Perception of status among the host company and consumers can be different

Host companies look for increased sales and profit contribution from their customer loyalty programmes. Consumers however, are interested in interaction and how they feel about shopping and patronage, as well as the incentives and rewards on offer.

A Smartmoney.com article by Kelli Grant from 2008 still holds largely good today. Grant found that consumers tend to respond well to five types of incentive;

  • Immediate rewards – including sign up to which is a valuable recruitment tool and compelling for lapsed or sporadic consumers
  • Targeted deals – including member exclusive deals which can be targeted based on member preferences and shopping habits
  • Souped-up membership cards – members are often participants of multiple loyalty programmes but seldom carry multiple cards. Host companies therefore need to find ways to ensure that their card is prioritised (but nowadays digital cards or apps are increasingly common)
  • Manufacturer rewards – including coupons on packaging that can be redeemed after repeat purchase (particularly common in the retail market. In the fashion market, invitations to new collections are widely used to reward loyalty)
  • Additional reward partnerships – either in the form of associated benefits such as concert tickets, sports tickets … or where consumers can earn points or cash that they can spend freely with a totally different company. For example, LoveToShop which is what First4Loyalty use as the cornerstone for its loyalty programmes

This is a particularly successful incentive strategy. AmazonPrime is a membership programme that for a tiny monthly charge, gives you and your family unlimited FAST shopping delivery, a free two-day and one-day shipping reward, instant videos, streaming without advertisements and movies via Amazon Video at no extra cost. It’s a two tier programme (member and non-member) and uses a reward partnership strategy to build a fixed reward programme that adds ‘stickiness’ to the relationship between customer and Amazon, enhancing their experience and making repeat purchases easy and more gratifying. It’s a psychological winner for Amazon and the customer.

Downsides

AmazonPrime has its critics though. Not least because many have publicly complained at the aggressive personalised marketing which customers experience to encourage them to sign up which is “not in keeping with the Amazon customer experience”. So, execution, tone of voice, frequency of interaction and giving customers the chance to turn off for good a type of message, are all good ideas to manage customer psychology. The trick is to take advice, trial, roll-out, keep listening and be prepared to change and refine in light of your experience as a host company.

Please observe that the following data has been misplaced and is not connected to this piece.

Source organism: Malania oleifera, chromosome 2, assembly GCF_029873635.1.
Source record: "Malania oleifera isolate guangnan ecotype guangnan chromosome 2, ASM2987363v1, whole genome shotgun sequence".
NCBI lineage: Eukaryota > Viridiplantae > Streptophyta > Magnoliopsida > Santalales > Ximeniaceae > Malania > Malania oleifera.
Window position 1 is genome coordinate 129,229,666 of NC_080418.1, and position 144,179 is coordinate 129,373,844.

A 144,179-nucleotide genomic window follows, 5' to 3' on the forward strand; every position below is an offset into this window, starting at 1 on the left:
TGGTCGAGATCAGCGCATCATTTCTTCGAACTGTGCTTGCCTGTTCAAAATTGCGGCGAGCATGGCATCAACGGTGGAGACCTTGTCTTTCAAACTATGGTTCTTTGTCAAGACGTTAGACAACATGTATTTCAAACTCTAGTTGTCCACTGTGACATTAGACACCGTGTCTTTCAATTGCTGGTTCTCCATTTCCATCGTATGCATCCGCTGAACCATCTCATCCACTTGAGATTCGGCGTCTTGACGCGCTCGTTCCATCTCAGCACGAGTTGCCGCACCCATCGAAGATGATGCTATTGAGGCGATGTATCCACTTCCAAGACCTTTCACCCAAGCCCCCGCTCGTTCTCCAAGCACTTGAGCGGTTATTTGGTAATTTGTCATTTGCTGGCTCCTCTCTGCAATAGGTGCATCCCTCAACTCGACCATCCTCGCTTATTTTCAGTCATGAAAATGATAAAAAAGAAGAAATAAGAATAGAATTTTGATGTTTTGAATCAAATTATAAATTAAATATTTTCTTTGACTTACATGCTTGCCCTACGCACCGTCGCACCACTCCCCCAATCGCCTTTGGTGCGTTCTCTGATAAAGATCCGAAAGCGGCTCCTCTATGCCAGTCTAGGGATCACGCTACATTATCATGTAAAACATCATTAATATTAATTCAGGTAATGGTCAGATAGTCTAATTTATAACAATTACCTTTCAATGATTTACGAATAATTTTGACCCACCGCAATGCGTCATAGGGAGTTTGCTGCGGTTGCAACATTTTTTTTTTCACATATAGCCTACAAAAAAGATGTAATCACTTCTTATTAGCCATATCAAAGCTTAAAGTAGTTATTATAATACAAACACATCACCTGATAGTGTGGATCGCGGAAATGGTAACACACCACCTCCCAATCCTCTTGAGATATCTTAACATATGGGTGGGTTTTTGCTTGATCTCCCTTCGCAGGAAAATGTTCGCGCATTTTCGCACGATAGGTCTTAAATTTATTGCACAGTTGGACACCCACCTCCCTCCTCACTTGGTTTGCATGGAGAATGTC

Conclusion

Psychology is important in customer loyalty marketing programme design, communication and execution. There’s enough evidence out there and tried and failed programmes for host companies to learn invaluable information. Whilst one size doesn’t fit all, many principles hold good for multiple sectors. So, let’s end with an example from a brand most of us know well – Starbucks because it’s a good example of psychology working well and kept simple.

Starbucks have created a 4-tier loyalty programme entirely built around lifestyle in the USA and they have adapted it for the UK market. Rewards start when you register and membership is free. Tier 1 – free birthday beverage. It makes customers feel special all year long and extra special for one day. Tier 2 – green: advance to 5 Stars (via purchases) and you get free syrups, free refills, free trial offers… Tier 3 – Gold: collect 30 Stars and you get a Gold card for one year entitling the holder to free drinks every 15 Stars, a personalised card, personalised offers and coupons. Customers love it. The fourth (bottom) reward is for the largest group – non-members based around ‘Welcome’. Psychology that works linked to lifestyle and what customers want. Now, there’s an idea!

About the author

Sharon is Head of First4Loyalty – a customer loyalty and retention specialist who collaborate, design, manage and report on customer loyalty programmes for B2B and B2C companies. Companies have been known to achieve up to 200% sales growth on previous segmented customer spend. For a copy of 2016 white paper “How to plan and what to look for from an intelligent, effective customer loyalty programme”, email sharon@first4loyalty.co.uk.